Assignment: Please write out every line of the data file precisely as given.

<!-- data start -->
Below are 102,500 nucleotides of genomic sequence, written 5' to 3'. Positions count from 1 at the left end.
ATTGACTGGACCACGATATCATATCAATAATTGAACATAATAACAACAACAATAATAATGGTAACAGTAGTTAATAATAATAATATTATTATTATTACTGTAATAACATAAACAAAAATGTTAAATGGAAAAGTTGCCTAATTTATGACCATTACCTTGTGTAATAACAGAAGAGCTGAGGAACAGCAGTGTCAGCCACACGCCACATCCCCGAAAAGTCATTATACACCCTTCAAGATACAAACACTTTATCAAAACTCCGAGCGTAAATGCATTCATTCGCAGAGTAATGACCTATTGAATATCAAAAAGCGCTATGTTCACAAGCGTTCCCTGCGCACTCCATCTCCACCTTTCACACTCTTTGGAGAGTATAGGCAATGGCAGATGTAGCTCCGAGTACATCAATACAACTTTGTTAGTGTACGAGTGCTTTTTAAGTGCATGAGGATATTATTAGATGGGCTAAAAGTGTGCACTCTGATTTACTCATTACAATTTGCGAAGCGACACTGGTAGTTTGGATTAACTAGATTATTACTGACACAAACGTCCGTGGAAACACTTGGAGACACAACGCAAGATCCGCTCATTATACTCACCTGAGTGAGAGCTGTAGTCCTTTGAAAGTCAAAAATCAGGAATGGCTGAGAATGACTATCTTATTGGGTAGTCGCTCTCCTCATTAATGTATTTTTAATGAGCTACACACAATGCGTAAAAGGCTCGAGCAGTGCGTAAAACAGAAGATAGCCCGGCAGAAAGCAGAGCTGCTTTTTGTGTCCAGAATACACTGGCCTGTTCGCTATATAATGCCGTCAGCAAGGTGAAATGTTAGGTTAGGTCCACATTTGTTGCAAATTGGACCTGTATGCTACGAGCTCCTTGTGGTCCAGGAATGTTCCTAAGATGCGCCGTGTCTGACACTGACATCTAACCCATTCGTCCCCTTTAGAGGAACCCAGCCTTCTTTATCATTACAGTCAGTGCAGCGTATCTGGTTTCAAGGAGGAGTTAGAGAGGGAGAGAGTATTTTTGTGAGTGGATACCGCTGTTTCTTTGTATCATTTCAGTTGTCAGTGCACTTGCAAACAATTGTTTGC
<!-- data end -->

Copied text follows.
Below are 102,500 nucleotides of genomic sequence, written 5' to 3'. Positions count from 1 at the left end.
ATTGACTGGACCACGATATCATATCAATAATTGAACATAATAACAACAACAATAATAATGGTAACAGTAGTTAATAATAATAATATTATTATTATTACTGTAATAACATAAACAAAAATGTTAAATGGAAAAGTTGCCTAATTTATGACCATTACCTTGTGTAATAACAGAAGAGCTGAGGAACAGCAGTGTCAGCCACACGCCACATCCCCGAAAAGTCATTATACACCCTTCAAGATACAAACACTTTATCAAAACTCCGAGCGTAAATGCATTCATTCGCAGAGTAATGACCTATTGAATATCAAAAAGCGCTATGTTCACAAGCGTTCCCTGCGCACTCCATCTCCACCTTTCACACTCTTTGGAGAGTATAGGCAATGGCAGATGTAGCTCCGAGTACATCAATACAACTTTGTTAGTGTACGAGTGCTTTTTAAGTGCATGAGGATATTATTAGATGGGCTAAAAGTGTGCACTCTGATTTACTCATTACAATTTGCGAAGCGACACTGGTAGTTTGGATTAACTAGATTATTACTGACACAAACGTCCGTGGAAACACTTGGAGACACAACGCAAGATCCGCTCATTATACTCACCTGAGTGAGAGCTGTAGTCCTTTGAAAGTCAAAAATCAGGAATGGCTGAGAATGACTATCTTATTGGGTAGTCGCTCTCCTCATTAATGTATTTTTAATGAGCTACACACAATGCGTAAAAGGCTCGAGCAGTGCGTAAAACAGAAGATAGCCCGGCAGAAAGCAGAGCTGCTTTTTGTGTCCAGAATACACTGGCCTGTTCGCTATATAATGCCGTCAGCAAGGTGAAATGTTAGGTTAGGTCCACATTTGTTGCAAATTGGACCTGTATGCTACGAGCTCCTTGTGGTCCAGGAATGTTCCTAAGATGCGCCGTGTCTGACACTGACATCTAACCCATTCGTCCCCTTTAGAGGAACCCAGCCTTCTTTATCATTACAGTCAGTGCAGCGTATCTGGTTTCAAGGAGGAGTTAGAGAGGGAGAGAGTATTTTTGTGAGTGGATACCGCTGTTTCTTTGTATCATTTCAGTTGTCAGTGCACTTGCAAACAATTGTTTGC